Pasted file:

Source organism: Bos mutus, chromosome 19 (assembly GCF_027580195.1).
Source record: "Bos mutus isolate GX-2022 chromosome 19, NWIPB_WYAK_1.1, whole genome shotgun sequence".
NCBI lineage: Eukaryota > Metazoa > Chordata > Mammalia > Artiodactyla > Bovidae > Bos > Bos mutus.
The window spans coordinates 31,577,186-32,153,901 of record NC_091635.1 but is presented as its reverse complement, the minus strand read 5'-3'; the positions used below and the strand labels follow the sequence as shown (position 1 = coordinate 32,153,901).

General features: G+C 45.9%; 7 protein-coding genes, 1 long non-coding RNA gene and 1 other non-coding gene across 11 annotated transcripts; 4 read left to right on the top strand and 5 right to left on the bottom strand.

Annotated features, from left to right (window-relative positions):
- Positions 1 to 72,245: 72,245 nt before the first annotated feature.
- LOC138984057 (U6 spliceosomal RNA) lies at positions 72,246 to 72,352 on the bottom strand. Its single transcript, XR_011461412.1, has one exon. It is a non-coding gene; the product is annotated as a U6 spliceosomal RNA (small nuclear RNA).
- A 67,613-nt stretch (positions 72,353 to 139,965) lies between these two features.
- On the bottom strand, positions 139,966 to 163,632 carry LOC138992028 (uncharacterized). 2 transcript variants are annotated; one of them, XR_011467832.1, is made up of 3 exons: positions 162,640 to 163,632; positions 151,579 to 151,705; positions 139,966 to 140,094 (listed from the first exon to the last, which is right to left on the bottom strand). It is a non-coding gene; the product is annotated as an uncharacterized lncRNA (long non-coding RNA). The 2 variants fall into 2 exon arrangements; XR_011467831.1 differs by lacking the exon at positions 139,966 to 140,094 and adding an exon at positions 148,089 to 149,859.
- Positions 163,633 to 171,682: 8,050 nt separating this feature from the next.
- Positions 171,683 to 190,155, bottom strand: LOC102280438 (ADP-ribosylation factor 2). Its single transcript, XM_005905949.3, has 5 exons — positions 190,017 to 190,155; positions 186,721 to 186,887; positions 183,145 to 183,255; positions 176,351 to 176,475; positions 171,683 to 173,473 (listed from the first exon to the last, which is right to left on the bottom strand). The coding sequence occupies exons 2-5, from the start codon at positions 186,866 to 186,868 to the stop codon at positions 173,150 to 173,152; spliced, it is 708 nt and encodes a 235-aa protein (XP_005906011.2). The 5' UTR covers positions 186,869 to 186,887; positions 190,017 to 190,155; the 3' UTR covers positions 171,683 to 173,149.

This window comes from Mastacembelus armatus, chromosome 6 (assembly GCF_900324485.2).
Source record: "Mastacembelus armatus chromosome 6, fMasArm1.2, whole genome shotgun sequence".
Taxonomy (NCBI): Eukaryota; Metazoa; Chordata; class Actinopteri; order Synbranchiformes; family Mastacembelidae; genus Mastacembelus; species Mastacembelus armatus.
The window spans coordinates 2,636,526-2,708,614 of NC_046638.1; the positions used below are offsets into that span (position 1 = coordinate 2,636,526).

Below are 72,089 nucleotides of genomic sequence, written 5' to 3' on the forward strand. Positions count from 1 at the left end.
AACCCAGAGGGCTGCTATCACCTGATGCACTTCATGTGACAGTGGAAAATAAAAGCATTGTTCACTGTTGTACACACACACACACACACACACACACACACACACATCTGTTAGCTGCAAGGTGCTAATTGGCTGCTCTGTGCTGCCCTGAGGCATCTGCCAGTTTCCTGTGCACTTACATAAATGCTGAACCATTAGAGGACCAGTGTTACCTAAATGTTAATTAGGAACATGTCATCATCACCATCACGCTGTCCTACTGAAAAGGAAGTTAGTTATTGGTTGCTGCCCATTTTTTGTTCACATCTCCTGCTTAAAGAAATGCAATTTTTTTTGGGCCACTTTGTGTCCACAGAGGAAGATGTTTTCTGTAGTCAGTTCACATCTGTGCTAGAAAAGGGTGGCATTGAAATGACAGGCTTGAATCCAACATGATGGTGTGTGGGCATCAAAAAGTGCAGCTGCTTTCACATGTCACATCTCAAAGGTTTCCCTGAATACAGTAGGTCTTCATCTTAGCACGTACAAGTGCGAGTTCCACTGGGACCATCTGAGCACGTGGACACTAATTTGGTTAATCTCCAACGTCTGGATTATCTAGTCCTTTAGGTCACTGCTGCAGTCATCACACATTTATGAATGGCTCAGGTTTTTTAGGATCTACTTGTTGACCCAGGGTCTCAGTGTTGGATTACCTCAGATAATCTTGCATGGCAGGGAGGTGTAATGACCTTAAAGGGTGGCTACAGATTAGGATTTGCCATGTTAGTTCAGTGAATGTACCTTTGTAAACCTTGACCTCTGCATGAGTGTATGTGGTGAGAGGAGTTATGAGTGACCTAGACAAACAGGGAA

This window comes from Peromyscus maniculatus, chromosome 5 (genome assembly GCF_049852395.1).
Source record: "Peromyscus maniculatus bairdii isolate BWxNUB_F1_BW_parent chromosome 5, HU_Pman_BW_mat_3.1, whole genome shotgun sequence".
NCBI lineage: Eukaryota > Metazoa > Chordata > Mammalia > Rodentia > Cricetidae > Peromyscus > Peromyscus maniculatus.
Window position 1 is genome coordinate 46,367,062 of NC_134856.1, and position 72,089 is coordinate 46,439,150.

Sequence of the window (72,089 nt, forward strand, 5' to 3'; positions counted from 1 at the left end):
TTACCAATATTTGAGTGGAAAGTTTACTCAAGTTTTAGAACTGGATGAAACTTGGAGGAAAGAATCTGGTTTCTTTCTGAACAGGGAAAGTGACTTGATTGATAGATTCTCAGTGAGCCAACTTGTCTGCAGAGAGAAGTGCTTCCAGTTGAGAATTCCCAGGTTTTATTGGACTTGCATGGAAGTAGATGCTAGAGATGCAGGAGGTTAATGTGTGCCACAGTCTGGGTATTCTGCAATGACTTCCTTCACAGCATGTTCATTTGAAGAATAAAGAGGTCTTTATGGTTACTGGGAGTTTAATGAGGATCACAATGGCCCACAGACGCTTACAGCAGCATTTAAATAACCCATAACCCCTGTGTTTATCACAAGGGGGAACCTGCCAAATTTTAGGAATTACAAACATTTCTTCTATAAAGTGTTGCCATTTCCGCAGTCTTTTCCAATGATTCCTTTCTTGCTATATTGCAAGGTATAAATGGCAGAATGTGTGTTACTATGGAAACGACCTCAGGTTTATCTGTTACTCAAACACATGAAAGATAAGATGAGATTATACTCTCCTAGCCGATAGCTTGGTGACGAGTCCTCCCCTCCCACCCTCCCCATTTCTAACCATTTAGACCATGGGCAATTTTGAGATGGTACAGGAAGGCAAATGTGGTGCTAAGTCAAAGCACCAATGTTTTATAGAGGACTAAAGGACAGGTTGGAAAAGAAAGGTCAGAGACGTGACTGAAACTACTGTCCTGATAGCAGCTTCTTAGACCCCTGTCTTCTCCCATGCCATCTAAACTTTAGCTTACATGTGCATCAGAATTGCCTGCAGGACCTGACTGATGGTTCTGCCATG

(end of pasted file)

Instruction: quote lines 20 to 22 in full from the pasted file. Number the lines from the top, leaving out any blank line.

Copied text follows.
Source record: "Peromyscus maniculatus bairdii isolate BWxNUB_F1_BW_parent chromosome 5, HU_Pman_BW_mat_3.1, whole genome shotgun sequence".
NCBI lineage: Eukaryota > Metazoa > Chordata > Mammalia > Rodentia > Cricetidae > Peromyscus > Peromyscus maniculatus.
Window position 1 is genome coordinate 46,367,062 of NC_134856.1, and position 72,089 is coordinate 46,439,150.